A mar­riage of con­ve­nience

Geraldton Guardian - - News - Greg Hornsby

Once upon a time there were com­put­ers. They were big com­put­ers owned by gov­ern­ments, uni­ver­si­ties and big busi­ness. They were used for lofty mat­ters like sci­ence, war and beat­ing other coun­tries to the moon.

There was also some­thing called com­mu­ni­ca­tions. Com­mu­ni­ca­tions was things like mail, talk­ing, fixed tele­phones, tele­vi­sion, tele­grams, news­pa­pers and books.

Then in 1962 a sci­en­tist by the name of J.C.R. Lick­lider had a dream of com­put­ers and com­mu­ni­ca­tions com­ing to­gether so that peo­ple all over the world could ac­cess pro­grams and data through a global net­work of com­put­ers. This idea was the pro­posal that be­came the in­ter­net.

Lick­lider worked for an or­gan­i­sa­tion called ARPA (Ad­vanced Re­search Pro­grams Agency). ARPA was a branch of the US De­fence Depart­ment, con­cerned with mak­ing sure that Amer­ica stayed ahead in the tech­nol­ogy race. In 1969 com­put­ers at four uni­ver­si­ties were con­nected to­gether us­ing ex­ist­ing telecom­mu­ni­ca­tions net­works to form the ARPA-net.

As the years passed the ARPA-net grew big­ger. By 1971 there were 14 nodes on the net­work. Other net­works were de­vel­oped by other groups such as CSnet, Usenet, Te­lenet and Bit­net. In the 60s, 70s and 80s many of the pro­to­cols and stan­dards that make net­work­ing pos­si­ble were be­ing de­vel­oped. Com­put­ers were also be­com­ing smaller and more pow­er­ful.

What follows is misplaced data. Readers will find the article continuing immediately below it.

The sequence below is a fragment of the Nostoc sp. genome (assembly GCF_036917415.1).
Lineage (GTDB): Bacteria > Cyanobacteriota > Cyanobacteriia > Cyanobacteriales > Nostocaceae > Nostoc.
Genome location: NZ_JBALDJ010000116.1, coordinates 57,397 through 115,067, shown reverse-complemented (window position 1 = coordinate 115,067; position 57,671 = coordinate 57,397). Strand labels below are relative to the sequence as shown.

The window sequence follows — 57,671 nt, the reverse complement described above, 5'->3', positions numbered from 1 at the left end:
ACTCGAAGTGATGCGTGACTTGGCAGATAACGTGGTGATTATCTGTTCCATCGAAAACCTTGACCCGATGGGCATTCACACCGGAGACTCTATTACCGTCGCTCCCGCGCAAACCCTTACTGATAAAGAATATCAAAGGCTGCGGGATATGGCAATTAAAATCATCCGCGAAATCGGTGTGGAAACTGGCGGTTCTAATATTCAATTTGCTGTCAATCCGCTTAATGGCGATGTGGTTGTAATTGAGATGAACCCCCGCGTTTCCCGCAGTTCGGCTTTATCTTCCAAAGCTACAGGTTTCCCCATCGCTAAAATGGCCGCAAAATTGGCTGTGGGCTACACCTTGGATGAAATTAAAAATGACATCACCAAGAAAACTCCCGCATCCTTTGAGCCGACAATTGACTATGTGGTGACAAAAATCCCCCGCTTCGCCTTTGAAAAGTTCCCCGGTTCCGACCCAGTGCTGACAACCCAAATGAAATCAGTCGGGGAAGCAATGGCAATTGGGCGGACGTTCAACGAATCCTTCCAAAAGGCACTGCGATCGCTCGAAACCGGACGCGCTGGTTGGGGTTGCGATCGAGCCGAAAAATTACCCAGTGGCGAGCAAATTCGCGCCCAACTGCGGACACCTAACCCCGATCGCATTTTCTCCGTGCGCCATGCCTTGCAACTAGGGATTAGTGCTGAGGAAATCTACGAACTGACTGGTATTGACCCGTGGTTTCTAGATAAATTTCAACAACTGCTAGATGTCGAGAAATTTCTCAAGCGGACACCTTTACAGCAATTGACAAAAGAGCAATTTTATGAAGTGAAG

In the early 1980s per­sonal com­put­ers be­gan to appear in homes.

Modems (de­vices that al­low dig­i­tal data from com­put­ers to travel along ana­logue tele­phone lines) also ap­peared and pri­vate in­di­vid­u­als be­gan di­alling up their friends’ com­put­ers and com­mu­ni­cat­ing through Bul­letin Board soft­ware.

In 1989 a sci­en­tist work­ing for CERN by the name of Tim Bern­ers Lee mod­i­fied an ex­ist­ing publishing tool called mark-up lan­guage, com­bin­ing it with some­thing called hy­per­text.

He wrote the first browser (World Wide Web) that could in­ter­pret his new lan­guage which he called HTML (Hy­per Text Mark-up Lan­guage).

HTML and World Wide Web en­abled the shar­ing of in­for­ma­tion and pages by just click­ing on a link, some­thing which to­day we take for granted.

From there the in­ter­net grew at a tremen­dous rate. In 1993 there were 130 web­sites in the whole world. In 2016 that num­ber is es­ti­mated by internetli­vestats.com to be more than 1 bil­lion.

In 2016, 3.4 bil­lion peo­ple around the world have ac­cess to the In­ter­net. If you com­pare that num­ber to the world’s pop­u­la­tion of 7.3 bil­lion you can see that there are still sig­nif­i­cant parts of the world left out.

It is not ex­actly the world-wide web just yet. But the child of the mar­riage be­tween com­put­ers and com­mu­ni­ca­tions is still grow­ing rapidly, so who knows what the fu­ture holds.

Newspapers in English

Newspapers from Australia

© PressReader. All rights reserved.